The picture has a distinguished place in the history of collecting in Scotland. James Irvine, a painter who had more success as an agent, who had made significant purchases in Italy for William Buchanan in 1802-5 and acted for other dealers and collectors, formed a notable collection in 1826-7 for Sir William Forbes, 7th Bt. of Pitsligo. A prominent banker, Forbes acted as executor to James Boswell and in 1797 married the heiress Williamina Belsches, with whom the young Walter Scott had been in love: on Scott’s bankruptcy Forbes assumed the key role in the arrangements that led, after his own death, to the settlement of the novelist’s debts. Among the pictures Irvine acquired for Sir William were Veronese’s Last Communion of Saint Lucy (Washington, National Gallery of Art), Lotto’s Lady as Lucretia (London, National Gallery), portraits attributed to Titian, devotional works by Garofalo and Mazzolino, as well as two major canvases by Ludovico Carracci from the Tanari collection, Bologna. The high esteem in which Luini’s Nativity was held is implied by the sum, £800, for which Sir John Stuart Hepburn Forbes, 8th. Bt.- himself as a boy the subject of a fine portrait by Raeburn recently acquired by the National Galleries of Scotland - sold it to Sir Archibald Campbell, 2nd Bt. of Succoth.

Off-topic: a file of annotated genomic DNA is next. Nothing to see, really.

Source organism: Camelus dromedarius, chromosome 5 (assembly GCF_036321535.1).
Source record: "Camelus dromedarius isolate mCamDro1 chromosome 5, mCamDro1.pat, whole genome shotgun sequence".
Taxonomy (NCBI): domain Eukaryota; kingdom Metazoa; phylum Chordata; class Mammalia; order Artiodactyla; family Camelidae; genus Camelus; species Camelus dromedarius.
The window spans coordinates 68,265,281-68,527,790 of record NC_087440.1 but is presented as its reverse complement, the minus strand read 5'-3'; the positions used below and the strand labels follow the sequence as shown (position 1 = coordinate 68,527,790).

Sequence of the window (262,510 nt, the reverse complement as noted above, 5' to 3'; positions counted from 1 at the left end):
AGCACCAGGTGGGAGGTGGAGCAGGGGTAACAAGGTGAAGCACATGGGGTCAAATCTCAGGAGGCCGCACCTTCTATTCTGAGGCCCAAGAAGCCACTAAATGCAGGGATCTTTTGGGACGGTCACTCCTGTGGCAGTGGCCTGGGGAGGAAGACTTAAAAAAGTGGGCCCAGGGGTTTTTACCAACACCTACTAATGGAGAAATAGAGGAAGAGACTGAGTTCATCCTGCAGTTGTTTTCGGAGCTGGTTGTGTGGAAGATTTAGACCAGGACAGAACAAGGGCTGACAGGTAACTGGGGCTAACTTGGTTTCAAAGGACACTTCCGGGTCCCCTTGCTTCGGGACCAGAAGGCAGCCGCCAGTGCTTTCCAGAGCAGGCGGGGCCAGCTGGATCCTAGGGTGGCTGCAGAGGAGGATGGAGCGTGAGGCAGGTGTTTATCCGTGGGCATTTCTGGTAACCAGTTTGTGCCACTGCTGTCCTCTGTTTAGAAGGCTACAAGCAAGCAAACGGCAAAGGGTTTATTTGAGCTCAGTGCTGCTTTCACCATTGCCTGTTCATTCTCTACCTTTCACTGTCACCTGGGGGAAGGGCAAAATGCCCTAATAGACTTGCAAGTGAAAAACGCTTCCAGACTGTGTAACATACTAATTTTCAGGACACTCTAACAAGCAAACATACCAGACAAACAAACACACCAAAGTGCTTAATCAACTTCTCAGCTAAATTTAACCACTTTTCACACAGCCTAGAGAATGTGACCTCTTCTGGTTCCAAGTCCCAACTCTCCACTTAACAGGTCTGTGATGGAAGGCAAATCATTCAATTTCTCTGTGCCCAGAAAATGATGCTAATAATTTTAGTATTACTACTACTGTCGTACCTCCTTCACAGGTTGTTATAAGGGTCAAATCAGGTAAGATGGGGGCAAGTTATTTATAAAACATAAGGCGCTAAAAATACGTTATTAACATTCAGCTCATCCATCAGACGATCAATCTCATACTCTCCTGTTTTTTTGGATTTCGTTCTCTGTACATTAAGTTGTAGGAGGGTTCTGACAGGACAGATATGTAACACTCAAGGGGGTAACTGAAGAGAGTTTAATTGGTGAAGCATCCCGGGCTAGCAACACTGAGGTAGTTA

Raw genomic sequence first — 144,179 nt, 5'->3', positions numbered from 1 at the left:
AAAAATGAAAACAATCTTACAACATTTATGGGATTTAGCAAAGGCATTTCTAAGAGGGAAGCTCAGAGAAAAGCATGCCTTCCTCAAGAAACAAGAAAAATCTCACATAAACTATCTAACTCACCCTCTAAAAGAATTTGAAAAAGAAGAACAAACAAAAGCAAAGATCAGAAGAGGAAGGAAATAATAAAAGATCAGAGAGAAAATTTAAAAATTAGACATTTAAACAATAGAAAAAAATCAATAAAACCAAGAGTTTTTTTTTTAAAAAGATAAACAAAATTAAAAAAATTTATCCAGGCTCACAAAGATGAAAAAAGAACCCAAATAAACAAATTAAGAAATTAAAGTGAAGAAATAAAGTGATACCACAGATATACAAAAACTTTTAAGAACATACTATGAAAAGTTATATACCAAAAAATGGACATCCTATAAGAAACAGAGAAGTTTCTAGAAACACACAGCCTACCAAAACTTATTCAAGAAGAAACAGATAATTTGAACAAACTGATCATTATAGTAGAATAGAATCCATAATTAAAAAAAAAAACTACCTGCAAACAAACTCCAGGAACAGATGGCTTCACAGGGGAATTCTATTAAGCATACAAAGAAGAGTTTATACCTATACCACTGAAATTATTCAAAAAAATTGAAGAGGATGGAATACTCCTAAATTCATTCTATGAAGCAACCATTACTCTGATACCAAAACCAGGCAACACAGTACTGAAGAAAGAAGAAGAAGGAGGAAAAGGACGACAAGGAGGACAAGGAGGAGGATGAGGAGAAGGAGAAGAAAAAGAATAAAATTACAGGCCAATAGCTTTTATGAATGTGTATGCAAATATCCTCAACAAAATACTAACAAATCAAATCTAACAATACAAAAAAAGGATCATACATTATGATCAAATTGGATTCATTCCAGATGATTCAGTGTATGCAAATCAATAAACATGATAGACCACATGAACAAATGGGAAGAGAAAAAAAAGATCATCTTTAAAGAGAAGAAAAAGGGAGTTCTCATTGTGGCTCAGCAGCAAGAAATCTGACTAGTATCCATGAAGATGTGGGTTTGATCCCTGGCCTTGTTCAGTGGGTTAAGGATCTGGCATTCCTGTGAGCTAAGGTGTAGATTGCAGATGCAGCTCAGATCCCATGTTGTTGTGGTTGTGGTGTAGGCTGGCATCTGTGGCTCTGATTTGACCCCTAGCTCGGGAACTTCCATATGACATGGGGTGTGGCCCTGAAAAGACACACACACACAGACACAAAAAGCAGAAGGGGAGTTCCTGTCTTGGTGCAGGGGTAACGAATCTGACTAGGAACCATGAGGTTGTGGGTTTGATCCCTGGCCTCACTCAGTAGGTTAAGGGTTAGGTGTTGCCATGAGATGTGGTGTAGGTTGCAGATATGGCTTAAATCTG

Sir Archibald Campbell, whose collection has been studied by Professor Humfrey, was the heir of a family that had held land in Dunbartonshire since the seventeenth century, and, like his father, Sir Ilay Campbell, Ist. Bt. of Succoth, Lord Succoth (1734-1823), had a successful legal career. Marriage to an heiress, Elizabeth Balfour, enabled him to employ the architect William Burn - who rebuilt Fettercairn for Sir William Forbes in 1826 - to reconstruct Garscube on an extravagant scale in 1826-7. Like Forbes, Campbell set about collecting pictures for his ‘new’ mansion, helped by the Scottish painter-cum-agent Andrew Wilson who had been in direct competition with Irvine in Genoa over two decades earlier and made purchases in Italy after he withdrew as Manager of the Trustees’ Academy at Edinburgh in 1826. The Luini was by a comfortable margin the finest Renaissance picture that Campbell acquired, but he also bought works given to Moretto and Leonardo - the last a rare portrait by Zaganelli - as well as Annibale Carracci’s intimate so-called Montalto Madonna (London, National Gallery), a distinguished Genoese portrait by van Dyck and a characteristic Cuyp. His pictures were complemented by a substantial group of Old Master drawings: this included what was perhaps the finest Florentine trecento drawing in any Scottish collection, the sheet attributable to Taddeo Gaddi now with the Woodner Collection in the National Gallery of Art, Washington, as well as a notable study by Guido Reni that was purchased for the National Gallery of Scotland when the collection was dispersed at Christie’s, 26 March 1974.